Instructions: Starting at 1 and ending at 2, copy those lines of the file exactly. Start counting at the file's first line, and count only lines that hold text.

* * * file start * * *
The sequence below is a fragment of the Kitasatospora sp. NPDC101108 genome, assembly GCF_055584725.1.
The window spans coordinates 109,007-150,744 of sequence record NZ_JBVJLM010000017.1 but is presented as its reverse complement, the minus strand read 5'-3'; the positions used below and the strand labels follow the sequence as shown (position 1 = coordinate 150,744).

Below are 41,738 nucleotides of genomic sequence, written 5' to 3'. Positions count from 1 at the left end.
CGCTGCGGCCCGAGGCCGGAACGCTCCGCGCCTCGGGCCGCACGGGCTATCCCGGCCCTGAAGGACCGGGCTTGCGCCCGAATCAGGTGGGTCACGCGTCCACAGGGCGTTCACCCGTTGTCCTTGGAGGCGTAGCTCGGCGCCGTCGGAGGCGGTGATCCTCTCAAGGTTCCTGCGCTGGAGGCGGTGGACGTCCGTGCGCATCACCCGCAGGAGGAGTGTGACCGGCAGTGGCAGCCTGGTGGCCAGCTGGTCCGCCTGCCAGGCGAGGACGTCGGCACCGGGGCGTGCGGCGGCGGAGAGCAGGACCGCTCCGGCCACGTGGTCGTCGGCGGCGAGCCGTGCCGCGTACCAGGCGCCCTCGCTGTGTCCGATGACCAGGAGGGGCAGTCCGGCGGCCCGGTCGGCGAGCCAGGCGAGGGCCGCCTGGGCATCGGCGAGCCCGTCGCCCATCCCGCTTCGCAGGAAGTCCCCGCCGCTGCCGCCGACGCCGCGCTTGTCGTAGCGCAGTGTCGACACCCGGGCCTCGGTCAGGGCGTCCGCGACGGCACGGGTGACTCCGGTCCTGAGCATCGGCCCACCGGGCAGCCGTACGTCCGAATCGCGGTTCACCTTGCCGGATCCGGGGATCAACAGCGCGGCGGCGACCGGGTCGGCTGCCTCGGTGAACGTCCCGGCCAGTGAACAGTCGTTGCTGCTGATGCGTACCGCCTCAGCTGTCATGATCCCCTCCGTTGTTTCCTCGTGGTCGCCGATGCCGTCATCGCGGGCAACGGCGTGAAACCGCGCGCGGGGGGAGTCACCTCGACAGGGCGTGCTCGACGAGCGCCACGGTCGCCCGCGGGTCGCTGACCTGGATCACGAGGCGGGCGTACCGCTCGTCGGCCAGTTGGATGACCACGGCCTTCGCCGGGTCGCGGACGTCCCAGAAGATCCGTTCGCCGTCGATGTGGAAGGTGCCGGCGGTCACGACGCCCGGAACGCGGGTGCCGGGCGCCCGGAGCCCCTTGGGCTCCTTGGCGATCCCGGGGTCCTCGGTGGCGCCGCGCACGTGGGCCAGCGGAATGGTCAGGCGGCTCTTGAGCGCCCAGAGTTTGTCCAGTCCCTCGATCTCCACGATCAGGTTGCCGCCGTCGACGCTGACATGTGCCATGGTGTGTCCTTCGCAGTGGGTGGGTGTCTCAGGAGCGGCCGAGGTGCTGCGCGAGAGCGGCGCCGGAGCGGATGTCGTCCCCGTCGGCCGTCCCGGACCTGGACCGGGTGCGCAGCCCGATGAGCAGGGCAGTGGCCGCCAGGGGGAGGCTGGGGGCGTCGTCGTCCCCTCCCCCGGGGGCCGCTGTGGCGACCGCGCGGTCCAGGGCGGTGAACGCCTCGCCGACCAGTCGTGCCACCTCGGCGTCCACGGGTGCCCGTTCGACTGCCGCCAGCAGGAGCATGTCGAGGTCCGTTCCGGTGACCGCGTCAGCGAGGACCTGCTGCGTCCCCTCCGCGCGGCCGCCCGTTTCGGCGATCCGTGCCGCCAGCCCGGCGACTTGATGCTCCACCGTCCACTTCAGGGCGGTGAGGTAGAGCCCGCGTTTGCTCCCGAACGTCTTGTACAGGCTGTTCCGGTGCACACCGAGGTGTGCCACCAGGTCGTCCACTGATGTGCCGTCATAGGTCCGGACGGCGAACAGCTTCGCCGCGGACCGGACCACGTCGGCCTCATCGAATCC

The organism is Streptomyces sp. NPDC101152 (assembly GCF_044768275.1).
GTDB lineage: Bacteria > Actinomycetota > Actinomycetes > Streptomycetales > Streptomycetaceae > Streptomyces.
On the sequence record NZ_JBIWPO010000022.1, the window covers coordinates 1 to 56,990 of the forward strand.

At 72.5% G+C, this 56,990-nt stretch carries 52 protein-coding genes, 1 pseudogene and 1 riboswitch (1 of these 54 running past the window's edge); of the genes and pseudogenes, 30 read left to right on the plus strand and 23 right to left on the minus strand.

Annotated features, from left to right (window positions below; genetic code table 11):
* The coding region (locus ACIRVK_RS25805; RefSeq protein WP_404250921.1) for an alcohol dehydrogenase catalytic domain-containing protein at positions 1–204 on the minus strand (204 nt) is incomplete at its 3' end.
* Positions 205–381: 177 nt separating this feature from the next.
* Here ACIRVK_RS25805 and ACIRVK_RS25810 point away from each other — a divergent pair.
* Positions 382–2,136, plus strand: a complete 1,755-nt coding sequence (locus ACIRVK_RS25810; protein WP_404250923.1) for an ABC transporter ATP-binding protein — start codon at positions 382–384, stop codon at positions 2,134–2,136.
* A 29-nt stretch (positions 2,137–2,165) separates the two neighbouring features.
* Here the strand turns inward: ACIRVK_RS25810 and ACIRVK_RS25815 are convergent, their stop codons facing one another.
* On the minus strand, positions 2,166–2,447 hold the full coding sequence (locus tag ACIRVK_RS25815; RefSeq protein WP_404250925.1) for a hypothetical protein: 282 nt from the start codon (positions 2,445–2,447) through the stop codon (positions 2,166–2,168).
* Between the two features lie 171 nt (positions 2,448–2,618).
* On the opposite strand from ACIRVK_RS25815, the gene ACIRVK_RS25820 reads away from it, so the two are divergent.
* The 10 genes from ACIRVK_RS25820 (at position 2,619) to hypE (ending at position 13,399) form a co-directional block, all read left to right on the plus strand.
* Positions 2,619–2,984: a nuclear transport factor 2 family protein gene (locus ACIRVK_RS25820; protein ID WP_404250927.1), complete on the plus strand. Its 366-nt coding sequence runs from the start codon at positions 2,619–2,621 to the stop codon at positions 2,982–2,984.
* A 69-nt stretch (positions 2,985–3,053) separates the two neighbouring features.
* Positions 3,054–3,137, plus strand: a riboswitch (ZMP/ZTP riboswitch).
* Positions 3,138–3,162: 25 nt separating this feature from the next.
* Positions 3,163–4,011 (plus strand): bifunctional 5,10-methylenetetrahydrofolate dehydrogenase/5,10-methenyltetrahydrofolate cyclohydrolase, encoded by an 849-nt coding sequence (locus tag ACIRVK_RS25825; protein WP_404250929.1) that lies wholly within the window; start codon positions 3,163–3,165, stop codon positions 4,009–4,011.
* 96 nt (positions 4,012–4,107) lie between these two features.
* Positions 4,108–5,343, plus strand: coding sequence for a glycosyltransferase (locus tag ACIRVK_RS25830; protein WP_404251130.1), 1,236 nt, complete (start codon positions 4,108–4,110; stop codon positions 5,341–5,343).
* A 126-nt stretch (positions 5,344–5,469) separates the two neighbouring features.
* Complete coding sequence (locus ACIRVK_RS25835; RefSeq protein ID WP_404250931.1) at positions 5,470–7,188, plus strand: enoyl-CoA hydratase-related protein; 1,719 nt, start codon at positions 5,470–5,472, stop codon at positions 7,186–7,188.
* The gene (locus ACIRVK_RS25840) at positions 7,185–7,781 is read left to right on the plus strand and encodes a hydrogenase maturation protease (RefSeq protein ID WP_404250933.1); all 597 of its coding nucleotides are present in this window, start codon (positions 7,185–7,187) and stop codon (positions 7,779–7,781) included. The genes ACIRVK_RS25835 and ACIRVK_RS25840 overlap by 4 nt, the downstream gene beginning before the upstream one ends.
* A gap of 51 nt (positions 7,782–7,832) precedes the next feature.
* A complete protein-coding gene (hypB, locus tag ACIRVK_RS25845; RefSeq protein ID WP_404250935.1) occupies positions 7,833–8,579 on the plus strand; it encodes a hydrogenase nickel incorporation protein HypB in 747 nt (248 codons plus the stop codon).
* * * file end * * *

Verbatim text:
The sequence below is a fragment of the Kitasatospora sp. NPDC101108 genome, assembly GCF_055584725.1.
The window spans coordinates 109,007-150,744 of sequence record NZ_JBVJLM010000017.1 but is presented as its reverse complement, the minus strand read 5'-3'; the positions used below and the strand labels follow the sequence as shown (position 1 = coordinate 150,744).